The dearth of talent in HR makes this career stream most attractive for high caliber students, it provides an opportunity to be unique and eventually could lead to faster growth.
This week I was in IIM Ranchi interacting with the bright students in their HR program, a full class of 80! As I met Prof. Gaurav Marathe, OB & HR Chair at the school, he shared that “this is the only IIM that has an exclusive HR program.” It is one of my personal aspirations to finally break the historical bias against the HR function and it seems that I am not alone, the universe is conspiring to making that happen: management gurus from all over world claim that talent strategy is the primary factor of organizational success; studies around the world claim that Human Capital is the #1 priority for CEOs; number of students choosing an HR specialization in their MBA is increasing (taking IIM Ranchi’s case alone their HR program intake has grown from 30 odd last year to 40 this new fact); and, interestingly, the cut off scores for students opting for HR, is getting closer to the average General Management PGPM students.
Here are some reflections about why high caliber students should seriously consider to choose HR as a specialization, whether they want to make Human Resources their career or not, having a strong HR foundation can enable them to be differentiators and have a competitive advantage for all aspiring business leaders. Let’s have a look at them:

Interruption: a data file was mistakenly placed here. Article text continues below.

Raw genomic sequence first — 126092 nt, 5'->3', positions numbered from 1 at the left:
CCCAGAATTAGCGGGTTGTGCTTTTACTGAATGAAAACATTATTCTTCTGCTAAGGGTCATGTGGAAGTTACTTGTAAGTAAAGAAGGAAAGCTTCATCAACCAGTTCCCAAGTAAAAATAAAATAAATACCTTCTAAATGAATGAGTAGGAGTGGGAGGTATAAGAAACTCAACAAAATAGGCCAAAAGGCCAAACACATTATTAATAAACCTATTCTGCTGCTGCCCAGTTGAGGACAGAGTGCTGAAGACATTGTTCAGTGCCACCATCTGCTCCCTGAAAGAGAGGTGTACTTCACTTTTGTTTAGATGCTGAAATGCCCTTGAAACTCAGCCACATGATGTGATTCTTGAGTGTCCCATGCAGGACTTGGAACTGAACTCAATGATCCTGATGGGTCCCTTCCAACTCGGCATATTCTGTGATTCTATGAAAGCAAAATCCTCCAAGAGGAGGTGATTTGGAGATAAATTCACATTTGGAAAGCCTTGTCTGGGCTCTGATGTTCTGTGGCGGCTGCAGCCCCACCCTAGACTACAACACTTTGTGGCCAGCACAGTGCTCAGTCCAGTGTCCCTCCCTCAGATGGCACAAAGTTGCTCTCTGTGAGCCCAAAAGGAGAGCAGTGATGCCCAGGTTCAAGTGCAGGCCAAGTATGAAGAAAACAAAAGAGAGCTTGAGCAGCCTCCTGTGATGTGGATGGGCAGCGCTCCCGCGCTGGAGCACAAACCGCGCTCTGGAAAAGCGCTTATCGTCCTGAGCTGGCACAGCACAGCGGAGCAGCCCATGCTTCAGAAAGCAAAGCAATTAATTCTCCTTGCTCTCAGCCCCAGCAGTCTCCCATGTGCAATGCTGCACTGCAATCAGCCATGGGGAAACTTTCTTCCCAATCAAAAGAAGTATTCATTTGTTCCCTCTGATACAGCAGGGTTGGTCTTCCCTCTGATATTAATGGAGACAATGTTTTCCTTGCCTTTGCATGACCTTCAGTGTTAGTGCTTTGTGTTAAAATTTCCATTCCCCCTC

1. For the 1st time in history, ever, 'people' are considered to be finally the Number One lever for organizational success. Collins, in his book ‘Good to Great’ talked about “get the right people on the bus” and “first who, then what”. Talk to any CEO or entrepreneur, clearly if you don’t have the right people in the right places, with the right talent strategy and the right structure to enable them to achieve their organization’s goals, you ain't going too far with any business idea. This is truer today than ever before, companies are struggling to build a strategy for the future as so many variables are unknown, so the only lever and differentiator that business leaders can influence is the quality of people they hire and retain. At this moment, this argument goes beyond going from good to great to actual survival. Just as the Industrial Revolution did a century and a half ago, the digital revolution is changing everything as we know it and our business landscape is getting transformed. 52% of Fortune companies are gone since the year 2000 and the average age of the S&P 500 company has gone down from 60 years to 12 years since 1960. It is people, and only people, who can take such disruptions and turn it into opportunities, who can connect the dots and innovate, who can make the difference between success and failure in such a dynamic and unpredictable business context. If the people lever is at the center-stage of organizational success, that’s why HR is the place to be! Choosing to do HR in your MBA specialization will help you early in your career to build the right foundation. Disclaimer: the people practices that business needs today are beyond the traditional ‘business as usual’ HR, which takes us to the next argument.